Publicado por Laura Anne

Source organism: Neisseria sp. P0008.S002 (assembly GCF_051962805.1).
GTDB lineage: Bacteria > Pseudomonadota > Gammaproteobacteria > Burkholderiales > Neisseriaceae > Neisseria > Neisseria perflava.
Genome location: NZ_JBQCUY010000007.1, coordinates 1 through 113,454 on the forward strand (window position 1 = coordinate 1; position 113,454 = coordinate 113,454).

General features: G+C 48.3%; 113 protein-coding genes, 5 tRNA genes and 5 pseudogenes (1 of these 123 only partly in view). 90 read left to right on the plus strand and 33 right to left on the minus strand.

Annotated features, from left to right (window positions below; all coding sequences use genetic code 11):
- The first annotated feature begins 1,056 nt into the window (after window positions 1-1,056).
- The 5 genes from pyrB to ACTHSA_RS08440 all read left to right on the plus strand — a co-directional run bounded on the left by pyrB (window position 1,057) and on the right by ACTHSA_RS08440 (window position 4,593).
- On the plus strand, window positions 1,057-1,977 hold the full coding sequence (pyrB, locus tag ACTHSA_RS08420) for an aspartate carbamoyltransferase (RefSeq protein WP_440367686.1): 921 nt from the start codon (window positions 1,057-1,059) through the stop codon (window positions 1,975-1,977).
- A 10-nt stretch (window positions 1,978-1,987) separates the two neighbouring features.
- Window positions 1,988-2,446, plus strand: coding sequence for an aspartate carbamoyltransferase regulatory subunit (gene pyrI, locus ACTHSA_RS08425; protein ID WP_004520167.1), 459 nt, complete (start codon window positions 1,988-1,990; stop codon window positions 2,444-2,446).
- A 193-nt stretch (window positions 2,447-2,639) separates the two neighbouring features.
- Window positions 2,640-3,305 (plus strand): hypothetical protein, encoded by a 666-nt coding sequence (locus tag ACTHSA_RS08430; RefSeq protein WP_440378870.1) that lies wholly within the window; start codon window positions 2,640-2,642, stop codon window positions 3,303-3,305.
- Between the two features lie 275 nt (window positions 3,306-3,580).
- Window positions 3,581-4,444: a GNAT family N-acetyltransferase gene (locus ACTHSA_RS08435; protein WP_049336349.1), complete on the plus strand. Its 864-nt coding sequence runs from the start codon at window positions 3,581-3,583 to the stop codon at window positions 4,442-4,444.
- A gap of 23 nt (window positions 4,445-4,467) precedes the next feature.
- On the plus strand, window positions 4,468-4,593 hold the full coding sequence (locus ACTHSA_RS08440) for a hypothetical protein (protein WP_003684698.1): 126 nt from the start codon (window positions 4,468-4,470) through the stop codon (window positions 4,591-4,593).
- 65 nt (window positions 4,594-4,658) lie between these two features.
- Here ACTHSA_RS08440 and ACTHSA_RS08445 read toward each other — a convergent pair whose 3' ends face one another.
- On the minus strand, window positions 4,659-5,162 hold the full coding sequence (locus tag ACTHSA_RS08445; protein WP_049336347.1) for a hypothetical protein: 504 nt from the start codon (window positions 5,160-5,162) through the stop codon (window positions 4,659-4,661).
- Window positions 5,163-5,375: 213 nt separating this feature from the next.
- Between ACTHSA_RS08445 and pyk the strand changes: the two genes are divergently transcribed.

It's wintertime and this only means one thing: my students keep telling me about their toilet problems again. What is it with Spanish speakers? They share too much! Then they keep telling me how they ate lots of jam and had a lot of nice discussions with their families over Christmas. But I can't say I'm innocent of any mistakes! Only today I realized I have been using the word 'grano' for grain in Spanish. I realized this whilst doing the Metallica song Enter Sandman on lyricstraining.com at the end of class with a load of lawyers! Who knew there were so many Metallica fans working in law firms! Only in the head of Laura does ‘grain of sand’ translate as ‘grano de harina’. Which highlights another issue that I know full well I suffer from: never remembering the difference between flour and sand. Something quite important since I’m gluten free and live in Barcelona! Languages are a strange beast. Some words just don’t stick and it is sometimes impossible to know why. There are lots of scientific test done on how many new words people can learn in a day, which produce a nice clean figure. On my teacher training courses they advise no more that 8 which Rosetta Stone also favours. Other techniques using memory palaces suggest up to 200!! So if you are a self-studier, that gives you something to aim at!!! But my point is, before I started rambling, was that vocabulary is not learnt evenly and scientifically. It took me 2 years to learn the word ‘tienda’ and I used it every day. Another vocabulary block I had was for ‘knife, fork, spoon’ and only when I was studying my DELTA teacher training last year did I realize what the problem was. In Spanish, it is not said in the same order! ‘cuchara, cuchillo, tenedor’. At that time, I had been living with (good use of past perfect there) a Mexican who didn’t speak English. I had no idea they existed but it was a golden opportunity to practice my Spanish cutlery! And what I found was that drastic action was needed as I could not, for the life of me, remember the difference. So I invented hand gestures which he could understand. Cuchara was my cupped hand. Cuchillo was my hand pointed forward making a painfull eeeeeee sound like a knife cutting and for tenedor I put my arm straight up in the air like a tenor (Plácido Domingo) singing opera. It was a bit embarrassing when we were out in a restaurant, but it worked! And now there will be those among you who are saying that you do not have a set order to say cutlery in. Does ‘cuchillo, tendor, cuchara’ sound right? There are other examples of this type of set colocation which are much clearer for the Spanish Speaker such as black and white compared to blanco y negro. This blog started with talking about problems my students face with false friends and ended up with my issues with conjugations. It’s all me, me, me! The moral of the story is that languages have these funny grey areas that make learning them even more fun! Put your carpet down. You’ll have a lot more energy to learn those 200 new words today!